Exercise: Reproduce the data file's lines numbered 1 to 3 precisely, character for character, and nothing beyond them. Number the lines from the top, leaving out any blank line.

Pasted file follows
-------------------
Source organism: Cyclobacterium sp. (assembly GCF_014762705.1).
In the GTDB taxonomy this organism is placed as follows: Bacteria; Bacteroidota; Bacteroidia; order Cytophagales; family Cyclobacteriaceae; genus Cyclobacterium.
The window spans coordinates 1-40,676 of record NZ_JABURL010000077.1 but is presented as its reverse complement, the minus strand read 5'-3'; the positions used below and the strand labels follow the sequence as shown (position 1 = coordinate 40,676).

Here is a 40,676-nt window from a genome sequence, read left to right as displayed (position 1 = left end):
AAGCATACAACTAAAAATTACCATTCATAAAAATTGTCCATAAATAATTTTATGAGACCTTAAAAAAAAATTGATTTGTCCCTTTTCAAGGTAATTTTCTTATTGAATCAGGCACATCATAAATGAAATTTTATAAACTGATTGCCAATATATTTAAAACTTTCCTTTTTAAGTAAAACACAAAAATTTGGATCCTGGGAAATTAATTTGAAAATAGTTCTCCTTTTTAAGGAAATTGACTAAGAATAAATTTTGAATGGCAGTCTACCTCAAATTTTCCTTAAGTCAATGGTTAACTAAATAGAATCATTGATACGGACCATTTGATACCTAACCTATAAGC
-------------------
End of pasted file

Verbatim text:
Source organism: Cyclobacterium sp. (assembly GCF_014762705.1).
In the GTDB taxonomy this organism is placed as follows: Bacteria; Bacteroidota; Bacteroidia; order Cytophagales; family Cyclobacteriaceae; genus Cyclobacterium.
The window spans coordinates 1-40,676 of record NZ_JABURL010000077.1 but is presented as its reverse complement, the minus strand read 5'-3'; the positions used below and the strand labels follow the sequence as shown (position 1 = coordinate 40,676).